Open source tools provide an economic advantage for science | Opensource.com

“Free and open source software (FOSS) and the distributed digital manufacturing of free and open source hardware (FOSH) have shown great promise for developing custom scientific tools. For some time now, FOSH has provided scientists a high return on investment. In fact, my previous research in the Open Source Lab reported substantial economic savings from using these technologies. However, the open source design paradigm has since grown by orders of magnitude; now, there are examples of open source technology for science in the vast majority of disciplines, and several resources, including the Journal of Open Hardware, are dedicated to publishing them….”

CERN: the Large Hadron Collider : Publications : Resources : Venner Shipley

“As with every scientific institute, CERN recognises that there is both an obligation and willingness for knowledge transfer, so that the discoveries and knowledge gained by its scientists can be disseminated to, and applied in, the real world to the benefit of the public. CERN is therefore no exception in trying to make its technologies available for both scientific and commercial purposes. An open science policy, however, requires there to be a ‘full and timely disclosure of findings and methods’ and in this regard there is often seen to be a conflict between open science and intellectual property (IP).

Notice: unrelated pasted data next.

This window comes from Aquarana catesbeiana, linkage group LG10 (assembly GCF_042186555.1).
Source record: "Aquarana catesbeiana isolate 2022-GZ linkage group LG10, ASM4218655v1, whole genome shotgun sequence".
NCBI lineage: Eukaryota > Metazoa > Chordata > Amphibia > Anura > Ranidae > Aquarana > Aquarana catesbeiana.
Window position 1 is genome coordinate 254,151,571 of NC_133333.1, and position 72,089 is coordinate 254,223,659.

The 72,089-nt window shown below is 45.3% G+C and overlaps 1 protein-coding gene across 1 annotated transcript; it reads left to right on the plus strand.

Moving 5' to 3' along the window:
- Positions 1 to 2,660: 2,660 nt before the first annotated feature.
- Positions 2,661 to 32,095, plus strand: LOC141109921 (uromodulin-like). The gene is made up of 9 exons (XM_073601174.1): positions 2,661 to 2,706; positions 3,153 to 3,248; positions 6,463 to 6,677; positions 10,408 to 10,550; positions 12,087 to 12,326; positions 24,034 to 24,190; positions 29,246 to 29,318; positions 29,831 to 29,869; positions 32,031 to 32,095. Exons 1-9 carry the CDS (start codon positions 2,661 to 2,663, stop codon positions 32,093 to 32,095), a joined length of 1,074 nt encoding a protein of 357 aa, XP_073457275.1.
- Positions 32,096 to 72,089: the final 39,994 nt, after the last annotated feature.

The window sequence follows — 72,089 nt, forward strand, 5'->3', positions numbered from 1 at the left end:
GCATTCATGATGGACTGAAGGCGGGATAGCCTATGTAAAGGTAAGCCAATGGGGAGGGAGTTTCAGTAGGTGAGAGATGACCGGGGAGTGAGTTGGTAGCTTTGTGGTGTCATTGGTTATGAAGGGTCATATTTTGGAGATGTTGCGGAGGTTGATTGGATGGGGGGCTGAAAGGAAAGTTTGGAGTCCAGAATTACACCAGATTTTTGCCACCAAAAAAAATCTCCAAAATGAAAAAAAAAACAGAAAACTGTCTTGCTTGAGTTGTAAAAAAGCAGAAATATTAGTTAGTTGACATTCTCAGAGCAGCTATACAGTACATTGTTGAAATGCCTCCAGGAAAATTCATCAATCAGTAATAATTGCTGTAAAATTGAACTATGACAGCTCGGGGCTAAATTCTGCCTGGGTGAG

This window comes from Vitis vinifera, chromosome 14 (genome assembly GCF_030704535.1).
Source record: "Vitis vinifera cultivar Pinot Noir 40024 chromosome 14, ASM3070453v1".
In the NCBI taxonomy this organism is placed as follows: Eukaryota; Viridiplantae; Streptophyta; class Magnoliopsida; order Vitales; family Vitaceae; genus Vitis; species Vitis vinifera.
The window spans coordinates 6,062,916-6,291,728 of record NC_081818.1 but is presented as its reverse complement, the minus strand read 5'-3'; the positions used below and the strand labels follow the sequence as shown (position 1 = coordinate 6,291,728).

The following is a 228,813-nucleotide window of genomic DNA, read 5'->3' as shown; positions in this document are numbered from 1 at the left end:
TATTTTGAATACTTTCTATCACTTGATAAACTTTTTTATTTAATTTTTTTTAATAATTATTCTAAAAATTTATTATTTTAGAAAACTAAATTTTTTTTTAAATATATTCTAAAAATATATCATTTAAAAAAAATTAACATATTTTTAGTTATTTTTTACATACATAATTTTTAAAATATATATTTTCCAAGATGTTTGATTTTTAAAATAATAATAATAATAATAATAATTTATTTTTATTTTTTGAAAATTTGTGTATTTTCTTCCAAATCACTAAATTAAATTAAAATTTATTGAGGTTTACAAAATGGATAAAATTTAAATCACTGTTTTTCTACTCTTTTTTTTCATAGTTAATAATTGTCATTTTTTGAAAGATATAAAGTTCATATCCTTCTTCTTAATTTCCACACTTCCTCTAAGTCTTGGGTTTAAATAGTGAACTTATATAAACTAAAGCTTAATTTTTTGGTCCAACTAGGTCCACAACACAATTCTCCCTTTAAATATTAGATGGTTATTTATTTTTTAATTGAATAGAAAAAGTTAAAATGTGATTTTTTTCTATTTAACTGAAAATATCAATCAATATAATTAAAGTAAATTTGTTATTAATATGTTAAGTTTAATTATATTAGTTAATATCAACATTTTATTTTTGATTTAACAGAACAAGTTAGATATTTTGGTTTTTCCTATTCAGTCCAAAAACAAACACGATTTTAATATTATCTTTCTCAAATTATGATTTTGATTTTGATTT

Two notable cases are evident from CERN’s history. In the 1970s, CERN pioneered the use of touch screens and trackballs in their computerised control systems. However, researchers were unable to progress this technology further as industrial partners were unwilling to invest, in the event that CERN would disclose this technology under the remit of their open science model. Thus, without the kinds of assurance provided by IP, touch screens and trackballs remained in house, without further development. In contrast, whilst working with Tim Berners-Lee, the inventor of the World Wide Web, CERN agreed to release the World Wide Web software into the public domain in 1993 and followed the next release with an open licence. The subsequent global dissemination and use of the World Wide Web speaks for itself….”